Rulof Schenck was a son of Martin Schenck of Flatlands, L. I., b. Jan. 2, 1661, d. May 2, 1727, and Elizabeth Minnes, his second wife; m., April 1, 1693, dau. of Minne Johannes and Rensje Feddans.
Martin Schenck was a son of Roelof Schenck and Neeltje Couwenhoven.
SEAMAN.Capt. John1 Seaman married Elizabeth, dau. of John Strickland, who came from County Westmoreland, Eng., and was an original settler of Charlestown in 1629-30, and was made a Freeman of Massachusetts in 1631; became a member of the church at Watertown; afterwards was at Weathersfield and Fairfield, Conn. Strickland's son Thwaite settled at Wethersfield.Another son, Samuel, came to L. I.Of his daughters, one, Joanna, married Jonas Wood from Halifax.The issue of Capt. John and Elizabeth Strickland Seaman were: John, m. Hannah Williams; Jonathan;Benjamin, m. Martha Titus; Solomon, m. Elizabeth Linnington.
Jonathan2 Seaman married Jane ------, and had: David, m. Temperance Williams; Jonathan; John, m. Hannah Williams; Joseph, and Caleb.
Jonathan3 Seaman married Elizabeth Denton (his will proved 1755, dated in Orange Co., N. Y.), and had:Jonathan, who married; Jonas, m. Jane D. Moss; Jecaniah, m. Rachel Secor; John; Elizabeth, m. John Palmer; Martha, m. Michael Vandervort; Phebe, and Hannah, m. William Coe.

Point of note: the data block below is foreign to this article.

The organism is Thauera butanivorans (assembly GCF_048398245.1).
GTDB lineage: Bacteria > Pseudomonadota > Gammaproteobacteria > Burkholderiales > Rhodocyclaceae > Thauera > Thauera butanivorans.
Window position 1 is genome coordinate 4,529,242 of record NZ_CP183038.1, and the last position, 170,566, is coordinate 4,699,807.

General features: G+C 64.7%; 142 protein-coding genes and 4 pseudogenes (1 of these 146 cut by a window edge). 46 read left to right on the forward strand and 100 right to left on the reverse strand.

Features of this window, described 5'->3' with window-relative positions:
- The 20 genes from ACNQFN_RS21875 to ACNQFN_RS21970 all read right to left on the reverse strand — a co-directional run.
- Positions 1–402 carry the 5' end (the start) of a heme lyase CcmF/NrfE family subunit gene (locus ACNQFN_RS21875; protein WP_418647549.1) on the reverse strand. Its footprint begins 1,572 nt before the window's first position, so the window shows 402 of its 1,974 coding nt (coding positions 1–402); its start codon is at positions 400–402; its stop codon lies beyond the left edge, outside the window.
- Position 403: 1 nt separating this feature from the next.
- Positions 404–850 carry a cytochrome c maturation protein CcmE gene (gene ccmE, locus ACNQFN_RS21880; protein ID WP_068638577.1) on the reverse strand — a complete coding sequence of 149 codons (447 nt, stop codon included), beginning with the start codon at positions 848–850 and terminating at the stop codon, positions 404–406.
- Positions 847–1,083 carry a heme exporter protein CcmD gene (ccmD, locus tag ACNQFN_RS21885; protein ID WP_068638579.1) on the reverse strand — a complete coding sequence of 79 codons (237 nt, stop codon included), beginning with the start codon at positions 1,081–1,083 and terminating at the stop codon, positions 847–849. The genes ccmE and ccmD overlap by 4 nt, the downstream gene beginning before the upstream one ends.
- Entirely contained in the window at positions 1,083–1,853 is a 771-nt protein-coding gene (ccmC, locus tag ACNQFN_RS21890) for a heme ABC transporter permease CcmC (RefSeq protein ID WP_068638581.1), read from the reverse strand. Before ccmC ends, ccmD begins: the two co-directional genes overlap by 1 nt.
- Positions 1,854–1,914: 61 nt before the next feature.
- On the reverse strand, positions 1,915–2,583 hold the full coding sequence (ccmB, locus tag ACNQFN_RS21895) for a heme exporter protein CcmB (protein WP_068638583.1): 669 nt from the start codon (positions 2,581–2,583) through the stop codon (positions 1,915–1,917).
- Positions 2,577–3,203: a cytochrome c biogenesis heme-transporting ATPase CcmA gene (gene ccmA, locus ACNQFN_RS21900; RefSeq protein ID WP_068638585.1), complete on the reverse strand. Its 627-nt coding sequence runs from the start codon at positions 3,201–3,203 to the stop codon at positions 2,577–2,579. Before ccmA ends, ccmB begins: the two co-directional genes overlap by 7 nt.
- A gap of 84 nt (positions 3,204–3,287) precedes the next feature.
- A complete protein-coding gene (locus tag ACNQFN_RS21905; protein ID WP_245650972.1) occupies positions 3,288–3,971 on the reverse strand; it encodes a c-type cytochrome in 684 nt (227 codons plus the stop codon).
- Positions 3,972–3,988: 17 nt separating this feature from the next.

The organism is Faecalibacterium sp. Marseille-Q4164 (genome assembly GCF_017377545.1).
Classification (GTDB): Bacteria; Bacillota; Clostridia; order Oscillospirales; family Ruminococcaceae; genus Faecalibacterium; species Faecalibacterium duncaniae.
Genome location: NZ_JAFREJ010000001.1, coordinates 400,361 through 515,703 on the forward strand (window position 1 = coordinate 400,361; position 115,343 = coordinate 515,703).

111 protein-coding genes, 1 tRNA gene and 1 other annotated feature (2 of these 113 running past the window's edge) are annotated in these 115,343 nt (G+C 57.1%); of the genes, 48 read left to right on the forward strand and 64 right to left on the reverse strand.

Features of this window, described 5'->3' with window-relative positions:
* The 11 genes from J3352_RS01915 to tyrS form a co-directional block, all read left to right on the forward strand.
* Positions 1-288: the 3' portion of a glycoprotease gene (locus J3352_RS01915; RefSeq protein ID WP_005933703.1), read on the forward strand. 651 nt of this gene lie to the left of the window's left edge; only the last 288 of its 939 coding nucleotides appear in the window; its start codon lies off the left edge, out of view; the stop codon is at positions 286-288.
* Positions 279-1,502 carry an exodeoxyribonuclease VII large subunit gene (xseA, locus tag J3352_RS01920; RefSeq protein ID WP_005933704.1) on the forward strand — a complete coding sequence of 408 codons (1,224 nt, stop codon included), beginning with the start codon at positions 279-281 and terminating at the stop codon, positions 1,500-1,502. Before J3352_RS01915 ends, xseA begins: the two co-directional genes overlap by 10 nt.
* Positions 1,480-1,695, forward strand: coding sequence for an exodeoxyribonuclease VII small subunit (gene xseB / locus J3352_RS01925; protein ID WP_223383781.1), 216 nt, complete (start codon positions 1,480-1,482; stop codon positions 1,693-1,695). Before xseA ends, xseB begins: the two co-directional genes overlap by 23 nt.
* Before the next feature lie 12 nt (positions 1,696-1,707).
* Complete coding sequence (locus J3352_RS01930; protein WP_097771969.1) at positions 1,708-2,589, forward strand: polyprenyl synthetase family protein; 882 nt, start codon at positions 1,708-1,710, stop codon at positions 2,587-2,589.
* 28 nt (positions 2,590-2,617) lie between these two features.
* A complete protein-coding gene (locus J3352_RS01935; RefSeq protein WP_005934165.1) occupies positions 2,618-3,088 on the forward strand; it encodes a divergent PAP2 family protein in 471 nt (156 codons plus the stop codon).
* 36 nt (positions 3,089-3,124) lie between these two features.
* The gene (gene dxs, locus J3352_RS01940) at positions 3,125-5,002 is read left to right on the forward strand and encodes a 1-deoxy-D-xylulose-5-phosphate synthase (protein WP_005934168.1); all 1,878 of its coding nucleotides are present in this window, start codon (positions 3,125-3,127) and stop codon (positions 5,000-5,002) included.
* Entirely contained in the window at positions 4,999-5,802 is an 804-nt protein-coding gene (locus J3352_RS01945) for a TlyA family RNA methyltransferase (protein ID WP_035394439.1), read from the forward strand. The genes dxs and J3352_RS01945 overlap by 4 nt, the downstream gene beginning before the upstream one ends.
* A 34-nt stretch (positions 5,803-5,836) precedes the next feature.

Phebe4 Seaman married Samuel Coe, had a son, Isaac S., who married Rachel Archer, dau. of Jacob. They had Rebecca, who married Garret Onderdonk.
See Coe sketch.
TALLMAN.Margaret Tallman married Thomas C. Baldwin. Issue, Edward L.
Tunis Tallman married Anna Van Dien. No issue.
Mary Tallman married, first, John Lansing Blauvelt; second, Horace G. Lee. No issue.
Michael C. Tallman married Martha Hines. Issue, Frank, Margaret, Charles.
Richard D. C. Tallman married Martha Taulman. Issue, Harry, Mary, Anna Effie, Ida, Marion.
George W. Tallman married Adelaide Gilchrest. Issue, Minnie L., Louise G., Anna V. D., Bessie.
TREDWELL.Segga Tredwell, b. July 31, 1728.
Phebe Tredwell, b. July 12, 1730.
John Tredwell, b. Aug. 3, 1732.